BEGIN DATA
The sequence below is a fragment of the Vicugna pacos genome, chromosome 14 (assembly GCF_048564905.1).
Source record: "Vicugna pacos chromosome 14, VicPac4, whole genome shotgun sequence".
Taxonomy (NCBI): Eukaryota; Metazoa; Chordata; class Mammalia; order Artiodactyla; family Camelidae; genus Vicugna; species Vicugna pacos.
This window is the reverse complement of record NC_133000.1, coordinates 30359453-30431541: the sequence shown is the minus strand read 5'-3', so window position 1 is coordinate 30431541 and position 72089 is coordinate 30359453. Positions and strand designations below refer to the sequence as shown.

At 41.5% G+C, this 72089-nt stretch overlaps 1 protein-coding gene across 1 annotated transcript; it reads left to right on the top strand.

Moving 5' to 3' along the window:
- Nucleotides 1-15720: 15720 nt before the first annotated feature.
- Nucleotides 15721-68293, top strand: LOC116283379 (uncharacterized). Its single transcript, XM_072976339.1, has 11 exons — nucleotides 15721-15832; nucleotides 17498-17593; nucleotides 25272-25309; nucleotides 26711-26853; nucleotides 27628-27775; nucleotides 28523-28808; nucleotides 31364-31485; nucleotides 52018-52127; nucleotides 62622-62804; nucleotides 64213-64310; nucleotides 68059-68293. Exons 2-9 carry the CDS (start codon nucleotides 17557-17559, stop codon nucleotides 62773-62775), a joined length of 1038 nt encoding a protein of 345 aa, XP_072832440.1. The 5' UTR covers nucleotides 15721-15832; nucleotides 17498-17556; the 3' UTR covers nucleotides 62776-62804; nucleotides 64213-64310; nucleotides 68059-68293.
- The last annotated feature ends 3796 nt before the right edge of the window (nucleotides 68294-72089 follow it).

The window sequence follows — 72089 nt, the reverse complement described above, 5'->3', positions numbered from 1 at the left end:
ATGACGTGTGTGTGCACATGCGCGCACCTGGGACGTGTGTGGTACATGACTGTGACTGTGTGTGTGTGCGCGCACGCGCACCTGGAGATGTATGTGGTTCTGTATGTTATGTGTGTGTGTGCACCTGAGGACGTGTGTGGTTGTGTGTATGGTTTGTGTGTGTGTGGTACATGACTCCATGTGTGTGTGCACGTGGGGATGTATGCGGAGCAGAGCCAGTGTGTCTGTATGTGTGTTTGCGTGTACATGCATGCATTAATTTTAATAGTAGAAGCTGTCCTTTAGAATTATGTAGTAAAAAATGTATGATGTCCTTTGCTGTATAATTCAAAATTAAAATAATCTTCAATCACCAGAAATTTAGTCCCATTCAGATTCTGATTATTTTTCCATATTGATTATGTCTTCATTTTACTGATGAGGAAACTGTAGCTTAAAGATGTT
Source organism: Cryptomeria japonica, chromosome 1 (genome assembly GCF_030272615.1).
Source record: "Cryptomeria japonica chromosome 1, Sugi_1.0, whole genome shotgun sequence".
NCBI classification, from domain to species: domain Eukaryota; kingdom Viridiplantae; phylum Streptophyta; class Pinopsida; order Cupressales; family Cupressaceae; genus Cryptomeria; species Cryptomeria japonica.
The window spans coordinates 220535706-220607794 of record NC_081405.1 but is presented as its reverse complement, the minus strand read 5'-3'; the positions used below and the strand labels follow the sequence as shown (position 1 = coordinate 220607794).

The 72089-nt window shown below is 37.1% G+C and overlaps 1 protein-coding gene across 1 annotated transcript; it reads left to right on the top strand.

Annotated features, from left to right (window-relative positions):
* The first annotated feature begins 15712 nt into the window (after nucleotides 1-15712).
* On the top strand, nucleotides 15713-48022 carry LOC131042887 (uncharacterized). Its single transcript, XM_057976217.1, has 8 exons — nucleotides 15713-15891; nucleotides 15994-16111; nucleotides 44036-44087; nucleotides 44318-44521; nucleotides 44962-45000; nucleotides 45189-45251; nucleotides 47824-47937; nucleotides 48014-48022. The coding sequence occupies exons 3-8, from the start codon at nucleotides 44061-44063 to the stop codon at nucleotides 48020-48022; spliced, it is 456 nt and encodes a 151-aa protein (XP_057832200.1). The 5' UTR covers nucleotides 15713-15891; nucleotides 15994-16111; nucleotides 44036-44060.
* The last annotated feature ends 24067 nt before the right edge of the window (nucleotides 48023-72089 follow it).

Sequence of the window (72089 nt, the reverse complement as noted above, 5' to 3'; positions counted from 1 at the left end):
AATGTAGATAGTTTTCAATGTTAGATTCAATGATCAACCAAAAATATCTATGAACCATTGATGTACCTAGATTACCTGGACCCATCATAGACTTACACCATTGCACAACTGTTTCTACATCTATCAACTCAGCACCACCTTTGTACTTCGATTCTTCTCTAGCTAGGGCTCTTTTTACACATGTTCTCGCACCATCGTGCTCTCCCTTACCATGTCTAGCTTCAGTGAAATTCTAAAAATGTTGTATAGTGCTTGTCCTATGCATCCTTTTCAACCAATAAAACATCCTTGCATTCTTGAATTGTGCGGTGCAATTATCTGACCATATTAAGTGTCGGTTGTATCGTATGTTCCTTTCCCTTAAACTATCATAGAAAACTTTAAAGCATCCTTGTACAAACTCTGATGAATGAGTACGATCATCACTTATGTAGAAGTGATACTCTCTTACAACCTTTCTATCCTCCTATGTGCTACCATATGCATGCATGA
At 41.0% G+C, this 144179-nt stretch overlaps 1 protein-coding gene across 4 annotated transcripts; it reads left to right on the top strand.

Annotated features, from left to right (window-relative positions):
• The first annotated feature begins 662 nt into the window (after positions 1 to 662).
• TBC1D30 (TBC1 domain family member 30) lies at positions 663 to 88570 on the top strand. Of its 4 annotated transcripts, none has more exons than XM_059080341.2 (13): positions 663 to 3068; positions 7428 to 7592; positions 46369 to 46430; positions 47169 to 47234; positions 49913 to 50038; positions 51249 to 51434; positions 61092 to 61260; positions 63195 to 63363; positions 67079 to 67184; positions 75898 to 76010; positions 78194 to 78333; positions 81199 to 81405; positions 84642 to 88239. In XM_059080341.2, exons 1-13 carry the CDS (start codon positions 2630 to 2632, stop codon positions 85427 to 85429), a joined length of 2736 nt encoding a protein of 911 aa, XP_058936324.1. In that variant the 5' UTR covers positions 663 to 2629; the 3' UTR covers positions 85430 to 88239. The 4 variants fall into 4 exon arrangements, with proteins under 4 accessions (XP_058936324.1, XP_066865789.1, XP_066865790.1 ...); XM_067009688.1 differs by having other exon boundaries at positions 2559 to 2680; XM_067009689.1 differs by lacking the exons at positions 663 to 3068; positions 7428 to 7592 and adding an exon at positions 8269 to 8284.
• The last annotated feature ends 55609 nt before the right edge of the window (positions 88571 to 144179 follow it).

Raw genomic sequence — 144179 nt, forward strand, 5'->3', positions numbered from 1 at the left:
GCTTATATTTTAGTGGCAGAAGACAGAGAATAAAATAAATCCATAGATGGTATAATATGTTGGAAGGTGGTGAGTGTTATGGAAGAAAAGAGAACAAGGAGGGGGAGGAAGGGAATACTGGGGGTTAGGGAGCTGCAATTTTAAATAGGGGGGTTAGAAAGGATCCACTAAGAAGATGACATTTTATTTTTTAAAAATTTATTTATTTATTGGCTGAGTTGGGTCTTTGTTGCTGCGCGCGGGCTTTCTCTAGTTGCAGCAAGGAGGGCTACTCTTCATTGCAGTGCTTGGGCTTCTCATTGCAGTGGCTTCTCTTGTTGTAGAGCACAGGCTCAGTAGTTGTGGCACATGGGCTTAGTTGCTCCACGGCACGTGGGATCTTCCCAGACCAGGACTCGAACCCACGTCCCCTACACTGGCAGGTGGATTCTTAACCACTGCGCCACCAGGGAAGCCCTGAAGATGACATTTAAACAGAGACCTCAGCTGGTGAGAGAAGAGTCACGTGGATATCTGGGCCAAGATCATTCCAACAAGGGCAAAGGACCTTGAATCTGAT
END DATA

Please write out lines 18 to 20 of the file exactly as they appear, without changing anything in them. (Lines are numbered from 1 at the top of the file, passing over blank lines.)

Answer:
* The first annotated feature begins 15712 nt into the window (after nucleotides 1-15712).
* On the top strand, nucleotides 15713-48022 carry LOC131042887 (uncharacterized). Its single transcript, XM_057976217.1, has 8 exons — nucleotides 15713-15891; nucleotides 15994-16111; nucleotides 44036-44087; nucleotides 44318-44521; nucleotides 44962-45000; nucleotides 45189-45251; nucleotides 47824-47937; nucleotides 48014-48022. The coding sequence occupies exons 3-8, from the start codon at nucleotides 44061-44063 to the stop codon at nucleotides 48020-48022; spliced, it is 456 nt and encodes a 151-aa protein (XP_057832200.1). The 5' UTR covers nucleotides 15713-15891; nucleotides 15994-16111; nucleotides 44036-44060.
* The last annotated feature ends 24067 nt before the right edge of the window (nucleotides 48023-72089 follow it).